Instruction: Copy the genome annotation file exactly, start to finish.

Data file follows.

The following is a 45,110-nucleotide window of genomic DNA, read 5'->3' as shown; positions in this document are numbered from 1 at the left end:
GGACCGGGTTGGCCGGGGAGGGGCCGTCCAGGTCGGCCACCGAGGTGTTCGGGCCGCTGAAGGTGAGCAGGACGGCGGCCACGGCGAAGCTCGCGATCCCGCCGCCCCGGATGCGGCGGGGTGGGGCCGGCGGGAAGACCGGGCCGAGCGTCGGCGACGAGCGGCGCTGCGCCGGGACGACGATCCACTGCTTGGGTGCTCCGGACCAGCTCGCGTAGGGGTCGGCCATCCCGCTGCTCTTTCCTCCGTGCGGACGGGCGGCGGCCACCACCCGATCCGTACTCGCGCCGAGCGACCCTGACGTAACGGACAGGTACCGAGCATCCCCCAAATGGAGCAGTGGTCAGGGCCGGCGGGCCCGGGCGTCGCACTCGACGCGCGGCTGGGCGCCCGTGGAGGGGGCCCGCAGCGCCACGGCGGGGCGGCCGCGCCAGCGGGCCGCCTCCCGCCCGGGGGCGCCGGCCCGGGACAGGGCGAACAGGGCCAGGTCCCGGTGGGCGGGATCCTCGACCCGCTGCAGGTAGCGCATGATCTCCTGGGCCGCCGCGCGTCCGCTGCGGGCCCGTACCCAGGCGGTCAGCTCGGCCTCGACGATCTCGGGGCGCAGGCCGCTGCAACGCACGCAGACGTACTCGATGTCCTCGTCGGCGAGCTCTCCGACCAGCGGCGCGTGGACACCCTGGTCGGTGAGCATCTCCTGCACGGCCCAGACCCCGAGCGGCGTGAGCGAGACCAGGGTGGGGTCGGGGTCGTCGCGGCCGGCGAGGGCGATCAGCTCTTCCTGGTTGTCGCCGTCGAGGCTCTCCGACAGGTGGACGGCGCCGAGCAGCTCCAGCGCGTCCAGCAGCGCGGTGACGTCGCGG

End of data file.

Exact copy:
The following is a 45,110-nucleotide window of genomic DNA, read 5'->3' as shown; positions in this document are numbered from 1 at the left end:
GGACCGGGTTGGCCGGGGAGGGGCCGTCCAGGTCGGCCACCGAGGTGTTCGGGCCGCTGAAGGTGAGCAGGACGGCGGCCACGGCGAAGCTCGCGATCCCGCCGCCCCGGATGCGGCGGGGTGGGGCCGGCGGGAAGACCGGGCCGAGCGTCGGCGACGAGCGGCGCTGCGCCGGGACGACGATCCACTGCTTGGGTGCTCCGGACCAGCTCGCGTAGGGGTCGGCCATCCCGCTGCTCTTTCCTCCGTGCGGACGGGCGGCGGCCACCACCCGATCCGTACTCGCGCCGAGCGACCCTGACGTAACGGACAGGTACCGAGCATCCCCCAAATGGAGCAGTGGTCAGGGCCGGCGGGCCCGGGCGTCGCACTCGACGCGCGGCTGGGCGCCCGTGGAGGGGGCCCGCAGCGCCACGGCGGGGCGGCCGCGCCAGCGGGCCGCCTCCCGCCCGGGGGCGCCGGCCCGGGACAGGGCGAACAGGGCCAGGTCCCGGTGGGCGGGATCCTCGACCCGCTGCAGGTAGCGCATGATCTCCTGGGCCGCCGCGCGTCCGCTGCGGGCCCGTACCCAGGCGGTCAGCTCGGCCTCGACGATCTCGGGGCGCAGGCCGCTGCAACGCACGCAGACGTACTCGATGTCCTCGTCGGCGAGCTCTCCGACCAGCGGCGCGTGGACACCCTGGTCGGTGAGCATCTCCTGCACGGCCCAGACCCCGAGCGGCGTGAGCGAGACCAGGGTGGGGTCGGGGTCGTCGCGGCCGGCGAGGGCGATCAGCTCTTCCTGGTTGTCGCCGTCGAGGCTCTCCGACAGGTGGACGGCGCCGAGCAGCTCCAGCGCGTCCAGCAGCGCGGTGACGTCGCGG